Earlier this month we saw the Kyoei gym close it's doors as a professional boxing gym, with Keiichiro Kanehira handing in the paper work to essentially close down the gym due to issues with the owner. The gym had two fighters who temporarily joined the Hanagata gym, to fight in their Rookie of the Year final bouts, but there was little said about star fighter Tomoki Kameda (36-3, 20) [亀田和毅].
Now however news has broke that Kameda will likely be heading back to Green Tsuda gym, a gym that he fought for earlier in his career.
From what we understand the paper work for the transfer isn't yet complete, but it's seen as a very likely decision with talks between the Gym chairman and the fighter going well. If he does indeed sign back with the Osaka based gym, then his next Japanese bout will be fought as a Green Tsuda fighter.
The gym are said to be set to negotiate complete terms in January with the fighter, who is currently training in the US, and a deal would likely be complete next month, bringing him back to the gym he debuted under.
Under the rules of the JBC Kameda would need to be signed with a Japanese gym to be able to fight for a world title at home, and Green Tsuda have lead 3 fighters to world titles in the past, including Katsunari Takayama.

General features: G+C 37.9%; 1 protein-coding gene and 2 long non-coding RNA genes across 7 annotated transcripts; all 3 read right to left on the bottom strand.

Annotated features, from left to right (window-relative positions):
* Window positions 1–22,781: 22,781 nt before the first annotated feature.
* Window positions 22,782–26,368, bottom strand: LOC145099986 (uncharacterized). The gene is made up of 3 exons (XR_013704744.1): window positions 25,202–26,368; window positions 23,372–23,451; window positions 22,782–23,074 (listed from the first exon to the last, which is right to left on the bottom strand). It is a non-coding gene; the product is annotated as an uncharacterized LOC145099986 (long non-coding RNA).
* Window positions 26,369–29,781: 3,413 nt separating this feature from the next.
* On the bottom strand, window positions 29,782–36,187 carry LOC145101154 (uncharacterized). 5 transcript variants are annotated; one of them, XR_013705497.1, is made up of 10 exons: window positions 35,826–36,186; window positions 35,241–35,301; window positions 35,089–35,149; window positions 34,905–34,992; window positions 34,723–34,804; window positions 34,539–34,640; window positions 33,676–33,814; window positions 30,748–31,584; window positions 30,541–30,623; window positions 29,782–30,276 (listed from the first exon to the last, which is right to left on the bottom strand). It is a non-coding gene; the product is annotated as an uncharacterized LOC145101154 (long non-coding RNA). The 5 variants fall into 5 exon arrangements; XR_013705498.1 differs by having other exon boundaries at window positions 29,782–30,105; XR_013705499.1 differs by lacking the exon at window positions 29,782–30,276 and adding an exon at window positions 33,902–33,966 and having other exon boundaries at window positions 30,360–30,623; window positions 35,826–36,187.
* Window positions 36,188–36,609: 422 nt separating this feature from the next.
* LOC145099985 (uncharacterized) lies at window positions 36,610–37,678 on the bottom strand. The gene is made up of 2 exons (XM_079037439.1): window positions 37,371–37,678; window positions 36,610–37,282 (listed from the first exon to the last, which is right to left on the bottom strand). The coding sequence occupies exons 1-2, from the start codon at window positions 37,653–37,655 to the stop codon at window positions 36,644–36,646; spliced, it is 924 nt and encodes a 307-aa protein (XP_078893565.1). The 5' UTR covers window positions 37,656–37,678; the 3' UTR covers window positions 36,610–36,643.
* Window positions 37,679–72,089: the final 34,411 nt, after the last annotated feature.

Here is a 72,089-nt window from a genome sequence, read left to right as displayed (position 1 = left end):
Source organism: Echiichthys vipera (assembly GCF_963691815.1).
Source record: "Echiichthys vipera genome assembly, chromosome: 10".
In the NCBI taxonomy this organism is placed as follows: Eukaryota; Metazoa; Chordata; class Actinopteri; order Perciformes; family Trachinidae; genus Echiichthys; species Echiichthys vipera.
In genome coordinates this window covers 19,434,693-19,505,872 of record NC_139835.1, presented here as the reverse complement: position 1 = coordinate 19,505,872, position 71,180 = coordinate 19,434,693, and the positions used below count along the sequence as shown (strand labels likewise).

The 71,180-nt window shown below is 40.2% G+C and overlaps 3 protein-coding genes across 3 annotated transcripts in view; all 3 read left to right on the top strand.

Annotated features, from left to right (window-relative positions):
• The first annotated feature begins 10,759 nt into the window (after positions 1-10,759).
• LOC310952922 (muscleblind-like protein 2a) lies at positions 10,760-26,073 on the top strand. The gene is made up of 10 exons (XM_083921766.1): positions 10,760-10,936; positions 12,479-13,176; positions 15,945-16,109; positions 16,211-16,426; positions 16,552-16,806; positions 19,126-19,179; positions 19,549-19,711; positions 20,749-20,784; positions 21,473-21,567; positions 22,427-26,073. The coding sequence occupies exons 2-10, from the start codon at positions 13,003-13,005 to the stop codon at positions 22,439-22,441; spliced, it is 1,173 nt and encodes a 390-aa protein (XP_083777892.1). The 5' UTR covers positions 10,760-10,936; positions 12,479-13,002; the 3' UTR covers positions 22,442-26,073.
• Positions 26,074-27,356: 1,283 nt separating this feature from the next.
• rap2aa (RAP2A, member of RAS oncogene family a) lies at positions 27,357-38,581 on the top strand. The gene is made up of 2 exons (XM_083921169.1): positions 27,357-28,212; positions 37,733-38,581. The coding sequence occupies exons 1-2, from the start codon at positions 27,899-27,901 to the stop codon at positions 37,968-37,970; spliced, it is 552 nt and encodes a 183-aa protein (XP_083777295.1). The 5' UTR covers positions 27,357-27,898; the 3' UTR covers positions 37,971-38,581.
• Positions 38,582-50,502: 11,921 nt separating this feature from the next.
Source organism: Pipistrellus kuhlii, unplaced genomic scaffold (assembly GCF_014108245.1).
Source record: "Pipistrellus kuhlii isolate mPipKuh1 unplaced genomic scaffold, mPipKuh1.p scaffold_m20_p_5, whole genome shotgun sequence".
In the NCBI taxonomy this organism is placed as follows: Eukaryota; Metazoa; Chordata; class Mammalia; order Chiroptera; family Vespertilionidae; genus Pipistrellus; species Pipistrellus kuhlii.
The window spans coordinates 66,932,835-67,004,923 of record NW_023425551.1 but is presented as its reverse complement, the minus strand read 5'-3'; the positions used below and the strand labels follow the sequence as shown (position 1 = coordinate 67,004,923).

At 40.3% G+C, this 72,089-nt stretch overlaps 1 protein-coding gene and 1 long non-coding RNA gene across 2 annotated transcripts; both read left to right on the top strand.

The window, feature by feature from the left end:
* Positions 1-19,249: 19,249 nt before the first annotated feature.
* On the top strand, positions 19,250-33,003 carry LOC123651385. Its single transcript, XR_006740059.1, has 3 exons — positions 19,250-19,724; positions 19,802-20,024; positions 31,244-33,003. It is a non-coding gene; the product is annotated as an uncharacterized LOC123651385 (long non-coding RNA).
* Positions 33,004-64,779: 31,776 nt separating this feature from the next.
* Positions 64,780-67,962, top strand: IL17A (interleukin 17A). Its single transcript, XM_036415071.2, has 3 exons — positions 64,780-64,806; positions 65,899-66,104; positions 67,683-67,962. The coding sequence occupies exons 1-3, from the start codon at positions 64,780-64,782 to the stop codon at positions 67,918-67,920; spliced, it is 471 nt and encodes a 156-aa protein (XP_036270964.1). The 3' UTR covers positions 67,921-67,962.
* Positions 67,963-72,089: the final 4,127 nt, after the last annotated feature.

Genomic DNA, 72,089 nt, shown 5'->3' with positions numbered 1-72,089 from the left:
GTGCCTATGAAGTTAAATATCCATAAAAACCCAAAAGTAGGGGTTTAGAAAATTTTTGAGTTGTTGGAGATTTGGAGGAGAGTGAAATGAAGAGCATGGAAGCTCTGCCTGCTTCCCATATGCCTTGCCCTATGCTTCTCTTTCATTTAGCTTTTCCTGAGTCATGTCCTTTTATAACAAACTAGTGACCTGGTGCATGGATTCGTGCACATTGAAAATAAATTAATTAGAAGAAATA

On Monday the Kyoei gym's former chairman Keiichiro Kanehira handed in the paperwork needed to suspend the gym's professional boxing activity. That decision saw all the gym's active and licensed fighters being left gym-less and, and essentially through in to doubt the All Japan Rookie of the Year final bouts for Kyonosuke Kameda (5-1-1, 4) [亀田京之介], the cousin of Koki Kameda, and Takeshi Takehara (5-0, 1) [竹原毅].
With the Rookie of the Year finals taking place in less than 2 weeks the fighters were clearly going to either have to find a gym quickly, allowing them to remain licensed fighters, or miss out on a huge opportunity to make a name for themselves, and claim the All Japan Rookie of the Year crown.